When It’s Terminal

Around Christmas my dad was diagnosed with cancer in his brain. During the course of the next two months we learned that chemo wasn’t going to be much help and our focus turned to making the time he had left be as comfortable as possible.

The second day of finals week I had the conversation that I had been dreading. I called my mom to ask if I should come home early for my birthday, I live far away and traveling home requires a plane, I wanted to be there for my family and maybe see my dad one last time. She told me that my dad had passed away earlier that day.

I knew it was going to happen, and I had said my goodbyes when my parents came to visit just weeks before, but that still doesn’t mean I was prepared for what happens. No one is prepared for losing someone you love.

Nothing can prepare you for those moments when you would give anything to hear them laugh one more time, or when you need to tell them something that happened and you have to decide who you tell now. No one prepares you for the moments that you are crying over ice cream because it was their favorite flavor, and you can’t share it with them. No one tells you that birthdays hurt because they knew you at one age, and now you will no longer be that age again. A permanent reminder that the world keeps moving even when they are no longer there.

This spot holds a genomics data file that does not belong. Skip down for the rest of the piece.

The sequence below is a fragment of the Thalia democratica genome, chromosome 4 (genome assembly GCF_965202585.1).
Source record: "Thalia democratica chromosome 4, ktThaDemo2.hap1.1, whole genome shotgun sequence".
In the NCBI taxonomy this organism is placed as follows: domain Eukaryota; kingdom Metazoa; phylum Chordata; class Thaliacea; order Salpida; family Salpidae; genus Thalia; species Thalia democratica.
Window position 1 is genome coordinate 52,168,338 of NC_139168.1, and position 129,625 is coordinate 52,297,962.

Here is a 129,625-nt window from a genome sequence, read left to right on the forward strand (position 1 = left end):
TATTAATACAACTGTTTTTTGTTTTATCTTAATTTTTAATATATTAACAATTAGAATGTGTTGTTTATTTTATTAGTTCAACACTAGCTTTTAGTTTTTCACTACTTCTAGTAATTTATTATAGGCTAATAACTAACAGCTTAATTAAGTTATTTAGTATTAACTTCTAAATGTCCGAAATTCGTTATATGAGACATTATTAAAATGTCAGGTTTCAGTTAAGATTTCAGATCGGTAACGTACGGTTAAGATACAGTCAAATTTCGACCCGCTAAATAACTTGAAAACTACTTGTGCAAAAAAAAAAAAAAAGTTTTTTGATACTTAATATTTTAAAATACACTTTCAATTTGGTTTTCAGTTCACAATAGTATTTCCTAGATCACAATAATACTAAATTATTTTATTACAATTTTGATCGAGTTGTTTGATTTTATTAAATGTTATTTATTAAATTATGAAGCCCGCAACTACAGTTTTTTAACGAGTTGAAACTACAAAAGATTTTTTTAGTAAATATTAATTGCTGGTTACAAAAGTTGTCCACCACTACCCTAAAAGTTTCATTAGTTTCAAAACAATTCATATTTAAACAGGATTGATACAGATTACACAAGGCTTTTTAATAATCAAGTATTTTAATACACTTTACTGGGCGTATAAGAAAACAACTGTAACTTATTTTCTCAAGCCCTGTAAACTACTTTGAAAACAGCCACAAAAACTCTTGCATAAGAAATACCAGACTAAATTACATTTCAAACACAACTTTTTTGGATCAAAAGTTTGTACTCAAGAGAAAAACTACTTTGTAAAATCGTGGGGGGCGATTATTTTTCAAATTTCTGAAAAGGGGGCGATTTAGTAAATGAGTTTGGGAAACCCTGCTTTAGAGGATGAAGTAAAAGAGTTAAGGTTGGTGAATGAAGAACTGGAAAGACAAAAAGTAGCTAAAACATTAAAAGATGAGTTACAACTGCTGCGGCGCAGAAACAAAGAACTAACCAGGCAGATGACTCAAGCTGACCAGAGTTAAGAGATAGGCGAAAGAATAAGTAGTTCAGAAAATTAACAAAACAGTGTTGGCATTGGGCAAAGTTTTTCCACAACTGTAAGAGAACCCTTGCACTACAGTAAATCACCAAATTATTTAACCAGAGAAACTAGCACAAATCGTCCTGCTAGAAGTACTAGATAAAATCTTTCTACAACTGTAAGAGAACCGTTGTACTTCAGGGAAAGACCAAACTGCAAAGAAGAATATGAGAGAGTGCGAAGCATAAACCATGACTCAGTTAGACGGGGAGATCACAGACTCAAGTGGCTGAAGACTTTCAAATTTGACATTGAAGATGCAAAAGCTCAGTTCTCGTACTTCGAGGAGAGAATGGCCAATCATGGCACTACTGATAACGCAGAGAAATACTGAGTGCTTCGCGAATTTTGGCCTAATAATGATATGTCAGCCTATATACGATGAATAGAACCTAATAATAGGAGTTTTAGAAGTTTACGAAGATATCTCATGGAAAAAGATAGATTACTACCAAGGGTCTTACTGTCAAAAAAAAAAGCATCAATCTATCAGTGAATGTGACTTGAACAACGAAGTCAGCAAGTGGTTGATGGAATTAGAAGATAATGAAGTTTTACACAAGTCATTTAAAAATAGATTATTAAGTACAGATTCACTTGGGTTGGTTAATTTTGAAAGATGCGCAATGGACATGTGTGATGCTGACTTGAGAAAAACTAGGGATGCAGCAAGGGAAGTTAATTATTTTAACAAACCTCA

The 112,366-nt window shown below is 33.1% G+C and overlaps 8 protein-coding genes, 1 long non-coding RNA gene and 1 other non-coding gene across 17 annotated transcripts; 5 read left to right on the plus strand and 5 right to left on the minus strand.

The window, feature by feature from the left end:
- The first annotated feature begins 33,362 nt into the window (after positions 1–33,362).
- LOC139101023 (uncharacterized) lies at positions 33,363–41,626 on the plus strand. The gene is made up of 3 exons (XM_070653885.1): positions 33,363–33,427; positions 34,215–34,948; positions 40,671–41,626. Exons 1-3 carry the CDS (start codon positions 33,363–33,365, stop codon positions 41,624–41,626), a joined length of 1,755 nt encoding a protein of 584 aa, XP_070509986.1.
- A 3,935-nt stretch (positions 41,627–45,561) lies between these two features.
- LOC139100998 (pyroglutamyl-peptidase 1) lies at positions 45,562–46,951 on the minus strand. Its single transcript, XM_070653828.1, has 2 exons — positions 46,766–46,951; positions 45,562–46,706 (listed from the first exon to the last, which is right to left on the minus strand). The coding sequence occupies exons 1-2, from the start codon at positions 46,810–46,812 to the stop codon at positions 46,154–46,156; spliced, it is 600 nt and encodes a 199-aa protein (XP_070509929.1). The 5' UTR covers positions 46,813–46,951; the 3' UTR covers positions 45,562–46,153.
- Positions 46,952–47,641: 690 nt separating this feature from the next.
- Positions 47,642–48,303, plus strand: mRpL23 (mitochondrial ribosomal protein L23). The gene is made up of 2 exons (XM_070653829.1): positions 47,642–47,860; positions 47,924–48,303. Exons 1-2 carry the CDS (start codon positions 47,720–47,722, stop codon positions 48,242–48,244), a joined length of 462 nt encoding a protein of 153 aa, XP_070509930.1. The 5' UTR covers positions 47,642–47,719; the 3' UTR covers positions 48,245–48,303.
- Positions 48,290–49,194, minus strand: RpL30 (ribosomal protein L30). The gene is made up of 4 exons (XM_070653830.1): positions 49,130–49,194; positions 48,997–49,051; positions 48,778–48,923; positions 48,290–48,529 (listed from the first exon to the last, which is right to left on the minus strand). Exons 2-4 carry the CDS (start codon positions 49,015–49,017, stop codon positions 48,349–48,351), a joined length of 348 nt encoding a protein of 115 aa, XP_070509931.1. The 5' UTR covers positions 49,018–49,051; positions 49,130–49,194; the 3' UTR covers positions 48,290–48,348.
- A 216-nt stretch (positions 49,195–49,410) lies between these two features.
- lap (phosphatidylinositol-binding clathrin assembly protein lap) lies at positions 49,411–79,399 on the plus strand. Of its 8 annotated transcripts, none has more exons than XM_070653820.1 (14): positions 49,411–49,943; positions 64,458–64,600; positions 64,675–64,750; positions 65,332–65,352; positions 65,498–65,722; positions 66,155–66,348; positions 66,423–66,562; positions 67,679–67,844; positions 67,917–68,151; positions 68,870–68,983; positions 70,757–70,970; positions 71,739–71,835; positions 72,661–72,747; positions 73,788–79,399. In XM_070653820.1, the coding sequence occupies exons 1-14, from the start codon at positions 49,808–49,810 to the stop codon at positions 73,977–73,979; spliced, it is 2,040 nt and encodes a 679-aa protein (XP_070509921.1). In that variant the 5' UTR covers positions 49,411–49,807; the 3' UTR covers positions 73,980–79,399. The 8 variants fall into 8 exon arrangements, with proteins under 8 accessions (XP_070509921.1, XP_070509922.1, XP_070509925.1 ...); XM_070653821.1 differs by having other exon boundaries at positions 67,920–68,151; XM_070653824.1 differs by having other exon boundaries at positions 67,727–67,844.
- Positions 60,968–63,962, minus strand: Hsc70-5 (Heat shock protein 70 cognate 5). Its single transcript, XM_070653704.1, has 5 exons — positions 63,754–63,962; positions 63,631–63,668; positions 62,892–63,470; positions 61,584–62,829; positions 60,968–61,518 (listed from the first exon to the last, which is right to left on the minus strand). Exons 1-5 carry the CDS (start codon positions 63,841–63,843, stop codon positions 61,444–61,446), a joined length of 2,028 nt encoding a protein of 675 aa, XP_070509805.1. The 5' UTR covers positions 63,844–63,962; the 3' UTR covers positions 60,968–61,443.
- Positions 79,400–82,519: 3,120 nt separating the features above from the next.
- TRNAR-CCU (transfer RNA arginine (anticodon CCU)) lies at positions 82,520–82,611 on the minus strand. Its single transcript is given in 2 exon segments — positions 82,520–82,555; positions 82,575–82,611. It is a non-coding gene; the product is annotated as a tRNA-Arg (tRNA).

My mom was amazing. She moved forward, keeping him alive every way she knew how. I always knew my mom was strong, but she keeps proving it to me every day. My brother wrote and delivered the eulogy. He has always had a way with words, and I couldn’t be prouder of the image that he painted of our dad that day.

My dad and I shared a love for tattoos, and before I traveled back to school I had to get one for him. I got the words “Just remember what I taught you and you’ll be fine” over my left ribs. My dad was an amazing teacher, both in and out of the classroom, and this tattoo is a permanent reminder of the lessons he taught me.

The first books I read after he died was the “Monsters of Verity” series. What I took away from these books is something I will keep with me for the rest of my life. They show you that life is full of pain, most of it unavoidable, but to make life worth the pain.

My dad knew the pain life had, but he lived every moment to make his life worth it. Now I do the same.

Make it worth the pain.




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